Waxing Gibbous / "Vaniosity" is Not Curiosity

Waxing Gibbous - Vaniosity is Not Curiosity

Do you ever wonder how the Moon was formed? Although a number of mechanisms have been proposed for the Moon's formation, the prevailing hypothesis is the giant impact hypothesis. According to this hypothesis, the Moon formed out of the debris left over from a collision between the Earth and a Mars-sized body, about four billion years ago.

We always see the same face of the Moon (near side) because it is in synchronous rotation with the Earth: it rotates about its axis in about the same time it takes to orbit the Earth. In the photograph above, the moon is in its Waxing Gibbous phase. The time between two full moons (a Lunar month) is about 29.53 days. Lunar calendars, still used by many, are based on the phases of the Moon.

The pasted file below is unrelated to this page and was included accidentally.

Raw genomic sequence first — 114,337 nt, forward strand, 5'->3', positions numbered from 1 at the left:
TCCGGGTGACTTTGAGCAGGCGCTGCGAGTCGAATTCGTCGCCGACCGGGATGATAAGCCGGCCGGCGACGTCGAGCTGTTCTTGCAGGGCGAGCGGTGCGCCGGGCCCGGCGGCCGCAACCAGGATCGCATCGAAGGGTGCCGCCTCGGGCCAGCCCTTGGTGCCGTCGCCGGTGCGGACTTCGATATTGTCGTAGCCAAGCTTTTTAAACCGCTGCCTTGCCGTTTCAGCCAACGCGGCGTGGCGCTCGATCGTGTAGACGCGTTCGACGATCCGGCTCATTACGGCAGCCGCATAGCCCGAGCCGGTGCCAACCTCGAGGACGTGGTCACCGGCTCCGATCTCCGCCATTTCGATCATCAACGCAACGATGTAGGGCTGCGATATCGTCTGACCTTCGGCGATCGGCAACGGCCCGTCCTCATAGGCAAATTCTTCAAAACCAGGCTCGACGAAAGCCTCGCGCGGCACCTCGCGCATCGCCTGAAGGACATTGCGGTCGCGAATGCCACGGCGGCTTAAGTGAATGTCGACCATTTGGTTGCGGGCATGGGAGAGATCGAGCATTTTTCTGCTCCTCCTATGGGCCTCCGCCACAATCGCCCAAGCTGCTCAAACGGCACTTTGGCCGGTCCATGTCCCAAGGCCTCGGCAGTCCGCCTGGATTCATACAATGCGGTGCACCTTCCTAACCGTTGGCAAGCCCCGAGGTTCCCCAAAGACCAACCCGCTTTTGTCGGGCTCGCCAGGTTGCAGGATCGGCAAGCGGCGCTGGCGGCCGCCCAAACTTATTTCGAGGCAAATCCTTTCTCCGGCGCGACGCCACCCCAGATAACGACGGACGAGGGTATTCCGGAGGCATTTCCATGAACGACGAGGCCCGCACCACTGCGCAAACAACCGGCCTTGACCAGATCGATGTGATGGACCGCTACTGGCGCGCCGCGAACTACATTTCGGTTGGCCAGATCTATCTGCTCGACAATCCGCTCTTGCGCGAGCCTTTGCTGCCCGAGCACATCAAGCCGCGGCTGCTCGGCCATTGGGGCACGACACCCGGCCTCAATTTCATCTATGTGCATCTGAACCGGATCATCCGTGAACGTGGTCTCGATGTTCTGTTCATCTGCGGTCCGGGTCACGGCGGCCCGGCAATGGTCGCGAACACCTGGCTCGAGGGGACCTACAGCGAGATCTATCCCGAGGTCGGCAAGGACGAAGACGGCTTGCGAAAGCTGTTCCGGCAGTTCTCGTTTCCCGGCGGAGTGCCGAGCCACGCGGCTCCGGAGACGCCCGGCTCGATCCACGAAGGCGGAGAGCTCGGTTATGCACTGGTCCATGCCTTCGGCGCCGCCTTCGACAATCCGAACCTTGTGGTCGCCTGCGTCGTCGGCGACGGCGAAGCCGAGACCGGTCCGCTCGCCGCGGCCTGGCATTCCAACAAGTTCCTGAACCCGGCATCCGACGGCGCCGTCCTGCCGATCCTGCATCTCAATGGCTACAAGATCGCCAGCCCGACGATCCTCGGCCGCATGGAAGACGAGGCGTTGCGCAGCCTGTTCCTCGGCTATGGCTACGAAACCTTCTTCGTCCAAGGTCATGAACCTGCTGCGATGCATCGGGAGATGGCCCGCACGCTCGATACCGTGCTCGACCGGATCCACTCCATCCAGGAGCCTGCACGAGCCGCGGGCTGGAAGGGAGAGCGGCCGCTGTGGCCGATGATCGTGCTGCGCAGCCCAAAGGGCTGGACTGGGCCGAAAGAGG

Selenography is the study of the surface and physical features of the Moon. Although drawings based on naked-eye observations of the Moon have been around for centuries, the systematic mapping of the Moon officially began in the late 18th Century with the use of telescopes. The dark side of the Moon was first photographed by the Soviet Luna 3 probe in 1959, and was first seen by human eyes when the Apollo 8 mission orbited the Moon in 1968.

Mary Leakey, a renowned palaeoanthropologist wrote in her autobiography: "Basically, I have been compelled by curiosity". I believe that when curiosity dies, so does that person. But not all curiosity is curiosity, some of it is just vanity. If I had posted a picture of Kim Kardashian's left breast, and wrote about it, this page would possibly have received hundreds if not thousands of hits. "Vaniosity" is not curiosity. (Yes, I made that word up.)

Song of the Day: The Great Gig in the Sky - Pink Floyd (1973)
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